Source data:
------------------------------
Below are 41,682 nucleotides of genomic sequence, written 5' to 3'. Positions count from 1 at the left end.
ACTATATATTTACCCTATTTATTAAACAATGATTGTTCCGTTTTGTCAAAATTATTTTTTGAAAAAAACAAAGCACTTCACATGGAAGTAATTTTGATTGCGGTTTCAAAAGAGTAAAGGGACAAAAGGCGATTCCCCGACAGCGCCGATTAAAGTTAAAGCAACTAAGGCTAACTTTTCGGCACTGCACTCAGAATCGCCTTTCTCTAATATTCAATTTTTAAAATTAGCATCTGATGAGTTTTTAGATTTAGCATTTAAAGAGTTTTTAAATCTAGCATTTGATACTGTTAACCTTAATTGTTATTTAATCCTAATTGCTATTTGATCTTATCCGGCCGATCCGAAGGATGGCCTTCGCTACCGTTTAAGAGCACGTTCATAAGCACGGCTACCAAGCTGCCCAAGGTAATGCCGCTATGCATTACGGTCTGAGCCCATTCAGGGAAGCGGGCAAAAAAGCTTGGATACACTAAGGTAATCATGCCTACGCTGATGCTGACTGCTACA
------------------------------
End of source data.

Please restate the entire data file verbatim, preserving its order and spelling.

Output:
Below are 41,682 nucleotides of genomic sequence, written 5' to 3'. Positions count from 1 at the left end.
ACTATATATTTACCCTATTTATTAAACAATGATTGTTCCGTTTTGTCAAAATTATTTTTTGAAAAAAACAAAGCACTTCACATGGAAGTAATTTTGATTGCGGTTTCAAAAGAGTAAAGGGACAAAAGGCGATTCCCCGACAGCGCCGATTAAAGTTAAAGCAACTAAGGCTAACTTTTCGGCACTGCACTCAGAATCGCCTTTCTCTAATATTCAATTTTTAAAATTAGCATCTGATGAGTTTTTAGATTTAGCATTTAAAGAGTTTTTAAATCTAGCATTTGATACTGTTAACCTTAATTGTTATTTAATCCTAATTGCTATTTGATCTTATCCGGCCGATCCGAAGGATGGCCTTCGCTACCGTTTAAGAGCACGTTCATAAGCACGGCTACCAAGCTGCCCAAGGTAATGCCGCTATGCATTACGGTCTGAGCCCATTCAGGGAAGCGGGCAAAAAAGCTTGGATACACTAAGGTAATCATGCCTACGCTGATGCTGACTGCTACA